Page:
By: Edwin M. Mugumya
Over the years, one of our Senior and Founding Partners, Prof. Frederick Edward Ssempebwa (SC) has gained national renown for his contributions to the development of the Constitutional jurisprudence of Uganda.
The first time was in 1986, when he instituted the case of Edward Frederick Ssempebwa v Attorney General (High Court Case No. 1 of 1986) in which he sought to challenge the legality of Legal Notice No. 1 of 1986, as amended by Legal Notice No. 6 of 1986. This was one of the very first cases where a court ruled against a sitting president and declared a legislation which he had signed into law, null and void. It sent a very strong signal to the whole country that the Rule of Law had returned and that courts could provide justice.
In another landmark decision of the Supreme Court, delivered on the 26th June, 2019, Professor Edward Frederick Ssempebwa, together with Prof. Frederick Juuko and Kituo Cha Katiba successfully sued the Attorney General of Uganda in Civil Application No. 5 of 2019. They moved the Court to find that the Attorney General was personally in contempt of Court, by failing to table Electoral reforms within a period of two years, as had been directed by the Supreme Court in the case of Amama Mbabazi v Y.K. Museveni & Electoral Commission (Presidential Election Petition No. 1 of 2016).
This was the first attempt to cite a public officer for civil contempt in Uganda, yet it has been done on multiple occasions in other jurisdictions such as, the Republic of South Africa. It is a new venture that is adding value to Uganda’s jurisprudence. Although, ultimately, the Attorney General was not condemned for contempt as such, there was a clear recognition that he had not complied with the Court’s Orders. The case carries a good discourse over the essence of civil contempt and how this may be proved.
The orders which had been made by the Supreme Court in the case of Amama Mbabazi v Y.K. Museveni & Electoral Commission included: reviewing the time for holding fresh elections in case a presidential election was nullified, increasing the time for determining and evaluating evidence in Presidential election petition from 30 days to 45 days, extending the time of filing presidential election petitions from 10 to 15 days and the use of use of oral evidence alongside affidavits, which had not been the case previously.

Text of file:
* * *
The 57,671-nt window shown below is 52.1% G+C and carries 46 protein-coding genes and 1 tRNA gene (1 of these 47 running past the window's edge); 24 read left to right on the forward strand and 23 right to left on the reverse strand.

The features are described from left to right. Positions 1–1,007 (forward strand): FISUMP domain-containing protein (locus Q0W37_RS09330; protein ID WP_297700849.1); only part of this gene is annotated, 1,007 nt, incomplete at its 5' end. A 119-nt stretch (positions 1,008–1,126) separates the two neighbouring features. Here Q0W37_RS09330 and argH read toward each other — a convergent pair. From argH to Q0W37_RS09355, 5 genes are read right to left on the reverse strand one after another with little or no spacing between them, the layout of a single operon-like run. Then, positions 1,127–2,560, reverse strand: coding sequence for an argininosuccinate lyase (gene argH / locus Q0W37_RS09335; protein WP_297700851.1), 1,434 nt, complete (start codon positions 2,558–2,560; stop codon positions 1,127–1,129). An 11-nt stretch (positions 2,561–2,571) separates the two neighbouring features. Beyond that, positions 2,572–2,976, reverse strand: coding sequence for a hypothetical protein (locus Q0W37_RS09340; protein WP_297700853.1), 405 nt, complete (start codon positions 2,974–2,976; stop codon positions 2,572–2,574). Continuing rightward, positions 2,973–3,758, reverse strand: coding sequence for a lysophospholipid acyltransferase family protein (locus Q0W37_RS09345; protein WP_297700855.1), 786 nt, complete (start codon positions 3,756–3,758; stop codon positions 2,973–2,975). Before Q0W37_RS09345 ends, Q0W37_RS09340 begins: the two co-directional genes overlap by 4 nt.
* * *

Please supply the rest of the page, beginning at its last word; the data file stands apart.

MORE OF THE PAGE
The panel of seven Justices of the Supreme Court ruled that, the Attorney General had made some effort to ensure that the Court’s directives on electoral reforms were followed, but that these were inadequate.
The Court further ordered that:
(a) the proposed legislation for implementation of the court’s recommendations should be laid before Parliament within one month from the date of delivering the ruling;
(b) the Attorney General must ensure consultation with other organs of the State, to ensure that priority is given to the implementation of all the Court’s earlier electoral reform recommendations;
(c) the Attorney General reports to the Court on the progress of the proposed legislation within three months from the date of the ruling;
(d) the Attorney General makes a Report to Court over final compliance with the Orders in the Amama Mbabazi v Y.K. Museveni & Electoral Commission petition within six months of the Ruling.
For more information, please contact Edwin Mugumya.